What Can’t Go Wrong During the Holidays
When asked to write a piece on the holidays about how things sometimes do not go quite the way we planned, I remembered a friend of mine saying to me that Murphy was an optimist. He of course was alluding to that famous phrase about Murphy’s Law: “anything that can go wrong, will go wrong.” Was Murphy Jewish or Catholic, or maybe this Murphy held some other kind of faith-based belief system. Actually, I do not think it much matters, since we all go a certain amount of crazy during that special time of year known as the holidays (cue the music: yes, that same music you have been hearing in elevators and shopping malls for the last, well, how many years have you been on this planet?).
The following are a number of key moments in your holiday experience that I want to reflect on, but please notice I did not say make better or solve problems. I’ll leave that to the myriad of “experts” on various blogs, You Tube channels, print media and talk shows.
Whatever holiday or blended combination of holidays you happen to celebrate, from my perspective we are all the same. I will attempt to break it down for you and if you, while reading this, happen to break out in a cold sweat and say to yourself “not me, not this year, I learned my lesson last year,” then face the real possibility that you’re kidding yourself. Hoping to take some of the stress out of this special time, maybe you commit to writing down a plan so you don’t forget anything. Maybe you write it down using pens, pencils, paper (does anyone under 30 really use these things any more or know how?), or use your desk top computer, laptop, digital pad, Samsung Notes (the new one promises not to catch fire and become a digital yule log or Chanukah candle), cell phone and Blackberry (do they really make these anymore?). It takes about three days to lose the list, delete the list or have to modify the list beyond recognition. Oh yeah, we congratulate ourselves, I did the list thing to lessen the stress of the holidays, but it didn’t quite work out the way I thought. . .
The Holiday Media Experience
You remember all those movies, don’t you? It’s a Wonderful Life, A Christmas Story, A Charlie Brown Christmas, Miracle on 34th street (yes, that is Natalie Wood as a child actor) Eight Crazy Nights (and did I just include Eight Crazy Nights, Adam Sandler’s animated film on a list of Christmas classics that have stood the test of time?). Here is another question: why didn’t the Jewish people, those who practically invented the movie and music business, write a Chanukah classic film or write a classic Jewish holiday song? Don’t say The Chanukah Song by Adam Sandler (what is this thing I have with Adam Sandler?) White Christmas, The Christmas Song, Let it Snow Let it Snow all written by, you guessed it, Jews. Let’s move on…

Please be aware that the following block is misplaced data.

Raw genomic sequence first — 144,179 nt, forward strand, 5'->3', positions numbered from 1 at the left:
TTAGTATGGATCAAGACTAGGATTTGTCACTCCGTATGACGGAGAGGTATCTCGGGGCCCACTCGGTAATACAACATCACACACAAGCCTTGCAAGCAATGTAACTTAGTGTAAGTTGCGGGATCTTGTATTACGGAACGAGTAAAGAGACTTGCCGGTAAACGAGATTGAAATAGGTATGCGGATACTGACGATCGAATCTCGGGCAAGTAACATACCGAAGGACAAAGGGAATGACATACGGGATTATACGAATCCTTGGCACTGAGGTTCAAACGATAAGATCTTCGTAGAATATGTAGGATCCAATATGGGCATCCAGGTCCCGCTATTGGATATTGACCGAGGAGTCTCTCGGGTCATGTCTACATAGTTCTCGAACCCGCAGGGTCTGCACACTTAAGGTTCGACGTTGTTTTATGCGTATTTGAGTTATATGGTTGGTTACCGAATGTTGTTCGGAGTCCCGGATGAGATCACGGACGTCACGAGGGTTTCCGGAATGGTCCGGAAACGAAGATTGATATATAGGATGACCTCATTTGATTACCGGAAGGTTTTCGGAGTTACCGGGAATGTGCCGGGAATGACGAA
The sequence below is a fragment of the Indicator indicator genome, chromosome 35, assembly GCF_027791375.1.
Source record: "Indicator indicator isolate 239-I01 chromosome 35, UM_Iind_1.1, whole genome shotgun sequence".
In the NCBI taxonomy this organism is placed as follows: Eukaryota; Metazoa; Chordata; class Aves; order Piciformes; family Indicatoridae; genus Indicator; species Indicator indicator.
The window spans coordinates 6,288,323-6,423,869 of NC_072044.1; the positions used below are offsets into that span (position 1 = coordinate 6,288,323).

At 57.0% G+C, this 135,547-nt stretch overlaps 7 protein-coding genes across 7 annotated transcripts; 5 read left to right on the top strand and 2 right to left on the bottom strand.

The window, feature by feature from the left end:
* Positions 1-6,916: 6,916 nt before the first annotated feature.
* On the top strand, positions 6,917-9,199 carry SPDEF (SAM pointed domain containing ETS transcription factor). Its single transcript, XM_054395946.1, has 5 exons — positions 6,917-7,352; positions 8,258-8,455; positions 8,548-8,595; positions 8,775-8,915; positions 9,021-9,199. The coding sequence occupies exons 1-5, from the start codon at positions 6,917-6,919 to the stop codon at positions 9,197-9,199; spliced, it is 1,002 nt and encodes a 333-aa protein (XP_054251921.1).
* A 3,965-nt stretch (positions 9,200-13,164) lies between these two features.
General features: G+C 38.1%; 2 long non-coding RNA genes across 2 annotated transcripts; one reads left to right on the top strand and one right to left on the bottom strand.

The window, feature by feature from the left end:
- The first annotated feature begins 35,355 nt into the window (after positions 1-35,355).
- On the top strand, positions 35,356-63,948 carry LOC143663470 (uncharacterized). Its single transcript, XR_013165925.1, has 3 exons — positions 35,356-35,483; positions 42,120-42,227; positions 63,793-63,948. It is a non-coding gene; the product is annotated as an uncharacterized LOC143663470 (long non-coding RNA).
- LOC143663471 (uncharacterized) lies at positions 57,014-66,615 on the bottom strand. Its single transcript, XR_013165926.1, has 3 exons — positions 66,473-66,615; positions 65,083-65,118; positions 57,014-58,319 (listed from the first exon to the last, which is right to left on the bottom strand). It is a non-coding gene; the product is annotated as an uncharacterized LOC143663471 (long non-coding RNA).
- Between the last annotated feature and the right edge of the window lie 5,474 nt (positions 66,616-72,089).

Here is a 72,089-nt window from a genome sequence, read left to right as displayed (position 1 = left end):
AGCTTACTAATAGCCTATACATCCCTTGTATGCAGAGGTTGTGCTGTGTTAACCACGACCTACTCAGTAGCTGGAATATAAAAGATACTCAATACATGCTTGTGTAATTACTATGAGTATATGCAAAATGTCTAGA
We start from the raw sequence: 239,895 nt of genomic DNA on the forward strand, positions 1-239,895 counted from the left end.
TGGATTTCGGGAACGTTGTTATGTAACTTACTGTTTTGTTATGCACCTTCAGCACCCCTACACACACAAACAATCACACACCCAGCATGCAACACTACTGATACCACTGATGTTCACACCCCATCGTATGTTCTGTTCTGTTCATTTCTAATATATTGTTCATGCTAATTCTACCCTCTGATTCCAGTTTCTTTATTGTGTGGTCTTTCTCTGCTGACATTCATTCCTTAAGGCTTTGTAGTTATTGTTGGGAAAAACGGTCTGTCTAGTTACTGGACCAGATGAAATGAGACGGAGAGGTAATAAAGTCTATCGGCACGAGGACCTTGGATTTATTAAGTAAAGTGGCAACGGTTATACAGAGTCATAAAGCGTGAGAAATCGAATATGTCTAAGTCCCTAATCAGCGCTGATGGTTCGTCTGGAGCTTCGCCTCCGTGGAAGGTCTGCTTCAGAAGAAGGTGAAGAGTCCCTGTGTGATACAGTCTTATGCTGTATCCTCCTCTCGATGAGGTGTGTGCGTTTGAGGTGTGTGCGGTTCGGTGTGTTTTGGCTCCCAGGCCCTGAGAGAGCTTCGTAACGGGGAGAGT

Now we are talking. Every family seems to have a special food or tradition, the unique and beloved treats of the holiday season. Yes, Chanukah features delectable food options such as Latkes (potato pancakes) and doughnuts (sufganiyot in Hebrew), that are fried in oil (oil lamps, candles, illumination, Festival of Lights, you get it, right?) Then there’s the brisket, the delight of noodle kugel – do I hear a new year’s resolution coming on? Oh, sorry, the Jewish New Year comes before Chanukah, so you’re out of luck.
Christmas is a holiday filled with gastronomic favorites as well, such as turkey (brined, fried, smoked, basted, baked, rubbed, natural, frozen, stuffed with other creatures, turducken anyone?). Also roast beef, mashed potatoes, glazed ham, gingerbread cookies and the ultimate Christmas dessert that just keeps on giving, the ubiquitous fruitcake. Many holidays are based on stories from the ancient past, which are the inspiration, quite frankly, for the noble fruitcake. A fruitcake can last as long as a Yule Log video, which is basically forever.
A common tradition of many faith-based belief systems (and Walmart, Macy’s, Best Buy, Amazon, EBay etc.) is that we need to give gifts at this time of year to those we love, tolerate, work for or with. This is a very nice tradition and adds much to the gross national product and stock prices of many a Fortune 500 company. This is a democracy, after all, and We the People will shop! is a phrase very much in vogue at this time of year. The lines, black Friday, cyber Monday and midnight mayhem all seem to have become traditions in a strange way. The Jewish people have to figure out the eight-day dilemma. Should we give one big gift, or eight smaller ones? How do we make our kids feel better after the deluge of category 5 Christmas mania hits full force? These gift-giving questions are so big and hard to answer, they can make the why are we here? or is there really a higher power? seem almost mundane.
My beloved Russian grandmother (or was it my mother) used to say: “take a deep breath and count to ten before acting or reacting.” This is good advice at any time of year, but it seems especially relevant at this time of year. Let us all take a deep breath, meditate or just take a small amount of time to think about why we are celebrating a holiday in the first place. Words such as faith, family, fun and joy may come to mind.
Now, where is that list I made last week?